Blog by Shawn M. Kneipp, Ph.D., RN, ANP, PHNA-BC, FAANP, Chair American Public Health Association Public Health Nursing Section
We have been living one health, social, or political crisis of historical significance after another in the United States for the past several years. The arrival of SARS-Cov-2 in early 2020 has pushed our public health and traditional healthcare (private, non-profit) systems into chaos given we were not at all prepared for a pandemic. Public health nurses, their colleagues, and a handful of thoughtful elected leaders at federal and state levels had been shouting our lack of preparedness from the rooftops for years, but to no avail. Leading us to this moment, lost in the political tunnel vision to rebuild our economy after the 2008 economic recession was the need for a public health system that was adequately funded, staffed, and functional.
We are paying the price for that neglect – heavily – now.
Other crises in the forms of social movements bent on reigniting and intensifying racist ideologies, and using unnecessary force (physical, political, or otherwise) to preserve power for already-advantaged groups have led to widespread social unrest. This past week, an insurrection on the U.S. Capitol nearly pushed our government into an abyss of anarchy. Through it all, in the midst of a pandemic that threatened their very lives, people took to the streets to protest the blatant injustices that have been fomented by our elected officials and embedded in our institutions through changes in policies, norms, and practices. Those of us in public health recognize each of these events as a distinct and real threat to population health.
With each new insult to our democracy and health, we have, collectively, experienced waves of new-onset grief before we could even fully work through the stages necessary to resolve our grief from the prior insult. An apt description for how many of us (myself included) have been feeling may be a perpetual state of grief.
Through the crises and grief, though, little pockets of hope have been, and continue to be, found. It may be that, as a nation, we needed to experience these challenges to arrive at a better place, where we care for each other on a fundamentally human, and genuine level. Former President Barack Obama’s recent book The Audacity of Hope: Thoughts on Reclaiming the American Dream speaks to one aspect of hope – holding out for it as a bold idea in the midst of experiencing problems and setbacks of the magnitude we have been witnessing.
As I lead our PHN Section of APHA this year, I am borrowing from Barack Obama’s focus on hope, but am giving more attention to a different characteristic that can be applied to how we approach it – intentionality. Webster’s Dictionary defines intentionality as a thing “done by intention or design.” For me, this begs the question of how do we make hope actionable? How do we design our processes and practices with intention, to counter the actions put into play that have caused harm to others and eroded the health of our nation?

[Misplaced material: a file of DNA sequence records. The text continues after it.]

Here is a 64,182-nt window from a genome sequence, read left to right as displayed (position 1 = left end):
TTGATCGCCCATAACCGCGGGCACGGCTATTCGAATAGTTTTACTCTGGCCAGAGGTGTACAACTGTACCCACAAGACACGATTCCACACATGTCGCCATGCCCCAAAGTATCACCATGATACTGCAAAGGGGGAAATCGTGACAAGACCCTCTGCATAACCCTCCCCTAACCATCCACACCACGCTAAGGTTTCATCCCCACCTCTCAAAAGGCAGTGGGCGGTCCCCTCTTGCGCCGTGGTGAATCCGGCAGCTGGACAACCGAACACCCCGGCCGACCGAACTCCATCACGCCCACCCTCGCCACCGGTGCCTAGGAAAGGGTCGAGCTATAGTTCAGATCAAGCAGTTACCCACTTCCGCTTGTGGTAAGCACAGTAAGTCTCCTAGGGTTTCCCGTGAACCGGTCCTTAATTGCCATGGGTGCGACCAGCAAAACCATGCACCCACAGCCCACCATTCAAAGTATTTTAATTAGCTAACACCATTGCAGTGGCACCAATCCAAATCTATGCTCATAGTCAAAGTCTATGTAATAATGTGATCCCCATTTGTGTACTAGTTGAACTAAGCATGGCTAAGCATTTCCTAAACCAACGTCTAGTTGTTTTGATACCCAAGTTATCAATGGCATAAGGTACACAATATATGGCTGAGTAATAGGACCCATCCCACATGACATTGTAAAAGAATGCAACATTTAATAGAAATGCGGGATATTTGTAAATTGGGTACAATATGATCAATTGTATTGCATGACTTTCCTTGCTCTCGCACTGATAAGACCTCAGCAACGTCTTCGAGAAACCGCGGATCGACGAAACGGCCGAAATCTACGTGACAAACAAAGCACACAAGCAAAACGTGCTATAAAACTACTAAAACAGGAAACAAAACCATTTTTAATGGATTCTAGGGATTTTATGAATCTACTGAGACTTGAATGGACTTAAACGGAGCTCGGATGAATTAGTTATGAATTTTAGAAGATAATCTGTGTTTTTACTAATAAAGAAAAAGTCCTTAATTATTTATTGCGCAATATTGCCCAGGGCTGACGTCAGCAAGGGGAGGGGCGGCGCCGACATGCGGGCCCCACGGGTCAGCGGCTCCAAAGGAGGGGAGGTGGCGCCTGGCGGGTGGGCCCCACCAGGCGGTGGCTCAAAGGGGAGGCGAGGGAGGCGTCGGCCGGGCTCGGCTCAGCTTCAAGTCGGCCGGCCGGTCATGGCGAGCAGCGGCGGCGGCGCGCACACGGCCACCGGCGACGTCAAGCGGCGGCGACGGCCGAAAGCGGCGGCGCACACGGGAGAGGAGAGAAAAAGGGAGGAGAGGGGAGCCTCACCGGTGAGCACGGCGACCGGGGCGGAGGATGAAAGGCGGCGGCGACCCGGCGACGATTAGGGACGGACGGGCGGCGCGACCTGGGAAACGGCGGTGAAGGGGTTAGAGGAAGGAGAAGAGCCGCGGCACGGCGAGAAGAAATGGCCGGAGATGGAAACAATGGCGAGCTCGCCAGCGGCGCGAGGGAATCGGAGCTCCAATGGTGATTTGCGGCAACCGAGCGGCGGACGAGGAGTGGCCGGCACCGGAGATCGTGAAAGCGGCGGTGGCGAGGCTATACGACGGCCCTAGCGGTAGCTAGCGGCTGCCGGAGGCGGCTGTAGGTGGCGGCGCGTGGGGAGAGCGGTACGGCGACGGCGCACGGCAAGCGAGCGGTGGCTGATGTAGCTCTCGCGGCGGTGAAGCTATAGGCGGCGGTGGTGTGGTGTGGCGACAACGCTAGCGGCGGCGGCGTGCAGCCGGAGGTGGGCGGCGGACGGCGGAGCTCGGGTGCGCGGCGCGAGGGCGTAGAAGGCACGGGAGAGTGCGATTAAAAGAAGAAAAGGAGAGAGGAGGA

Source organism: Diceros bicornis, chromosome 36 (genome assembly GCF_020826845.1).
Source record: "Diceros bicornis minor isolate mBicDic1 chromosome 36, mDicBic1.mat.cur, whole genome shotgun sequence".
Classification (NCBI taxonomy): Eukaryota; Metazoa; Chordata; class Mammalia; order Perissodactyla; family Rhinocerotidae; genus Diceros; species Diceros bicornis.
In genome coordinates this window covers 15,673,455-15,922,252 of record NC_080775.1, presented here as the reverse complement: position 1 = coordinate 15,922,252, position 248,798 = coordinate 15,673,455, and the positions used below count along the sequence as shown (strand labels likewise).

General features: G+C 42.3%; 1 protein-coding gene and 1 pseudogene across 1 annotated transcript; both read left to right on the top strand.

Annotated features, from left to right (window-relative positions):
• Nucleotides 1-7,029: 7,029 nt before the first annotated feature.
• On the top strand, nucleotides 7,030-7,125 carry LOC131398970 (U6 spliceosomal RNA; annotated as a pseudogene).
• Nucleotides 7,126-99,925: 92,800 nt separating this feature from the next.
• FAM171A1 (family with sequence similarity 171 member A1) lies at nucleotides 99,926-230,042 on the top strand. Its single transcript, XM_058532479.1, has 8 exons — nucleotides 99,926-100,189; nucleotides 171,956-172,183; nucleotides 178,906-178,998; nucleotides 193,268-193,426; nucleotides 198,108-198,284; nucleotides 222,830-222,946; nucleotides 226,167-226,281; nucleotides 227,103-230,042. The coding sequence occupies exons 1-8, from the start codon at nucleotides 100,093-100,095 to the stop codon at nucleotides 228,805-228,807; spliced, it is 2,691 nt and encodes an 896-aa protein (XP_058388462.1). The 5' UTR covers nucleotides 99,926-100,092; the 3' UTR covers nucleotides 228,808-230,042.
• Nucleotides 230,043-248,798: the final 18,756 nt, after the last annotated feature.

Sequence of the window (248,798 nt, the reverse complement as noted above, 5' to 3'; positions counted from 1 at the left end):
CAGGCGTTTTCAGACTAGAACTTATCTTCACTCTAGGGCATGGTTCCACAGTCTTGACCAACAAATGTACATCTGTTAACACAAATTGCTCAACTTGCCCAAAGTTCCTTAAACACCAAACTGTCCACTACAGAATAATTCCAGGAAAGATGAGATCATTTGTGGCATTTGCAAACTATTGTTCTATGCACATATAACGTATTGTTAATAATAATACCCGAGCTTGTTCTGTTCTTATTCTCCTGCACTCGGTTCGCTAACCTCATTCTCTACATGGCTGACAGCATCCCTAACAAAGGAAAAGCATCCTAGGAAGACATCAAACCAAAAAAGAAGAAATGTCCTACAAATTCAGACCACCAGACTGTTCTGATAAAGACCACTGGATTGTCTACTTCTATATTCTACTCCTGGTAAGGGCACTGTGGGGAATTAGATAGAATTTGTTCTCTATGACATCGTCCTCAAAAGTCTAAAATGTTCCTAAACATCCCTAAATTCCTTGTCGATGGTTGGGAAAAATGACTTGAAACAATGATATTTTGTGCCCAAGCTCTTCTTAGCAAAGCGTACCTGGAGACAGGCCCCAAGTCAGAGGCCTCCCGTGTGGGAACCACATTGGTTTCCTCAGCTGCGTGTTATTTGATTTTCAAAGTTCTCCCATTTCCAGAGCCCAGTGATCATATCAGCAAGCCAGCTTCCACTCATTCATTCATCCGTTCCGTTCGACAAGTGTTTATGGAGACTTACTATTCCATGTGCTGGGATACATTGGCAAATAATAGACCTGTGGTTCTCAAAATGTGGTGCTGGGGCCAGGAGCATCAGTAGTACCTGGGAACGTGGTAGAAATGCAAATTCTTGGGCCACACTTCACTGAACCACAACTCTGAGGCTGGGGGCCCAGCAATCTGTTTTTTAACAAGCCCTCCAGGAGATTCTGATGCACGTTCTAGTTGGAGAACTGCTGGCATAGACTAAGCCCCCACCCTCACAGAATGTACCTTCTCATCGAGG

This year, the PHN Section members and leaders have worked on several fronts to do that. From a process point of view, we have restructured how our committee leaders are selected and function, with the intent of widening the field of who expresses interest in serving in these roles and making the process more democratic and participatory than it has been in the past. One specific outcome of this change is the hope of further diversifying the leadership roster in a number of ways. Another more recent intentional action includes reaching out to and recognizing our colleague and nurse whistleblower Dawn Wooten, who bravely stepped up to report the possibility that women held in migrant detention centers were having their reproductive rights violated through unwanted surgical procedures. Recognizing Ms. Wooten supports a future where nurses continue to speak out against such transgressions, despite personal risk. Our Racism Preconference Subcommittee spent over a year planning the Racism Preconference held at the 2020 APHA Annual Meeting – with a great deal of intention for attendees to walk away from the experience knowing where they can take specific action in their zone of influence to reduce maternal morbidity and mortality among Black women. In other arenas, we have realized our hope for a better funded and appreciated public health system – one where public health nurses take on central roles and their specialized areas of competence are recognized and valued. We have done this by working to ensure such recognition is both explicit and embedded in the language of guiding documents adopted by other public health and nursing organizations.
These are some examples of how we have put into practice our hope for a better, more just, and more equitable future for us all. As we move into 2021, let’s vow to be intentional – being thoughtful, reflective, and strategic – in our collective work together. As we manage our way through these crises and work through our grief, hope for something better is on the horizon, and public health nurses are a significant part of the solution.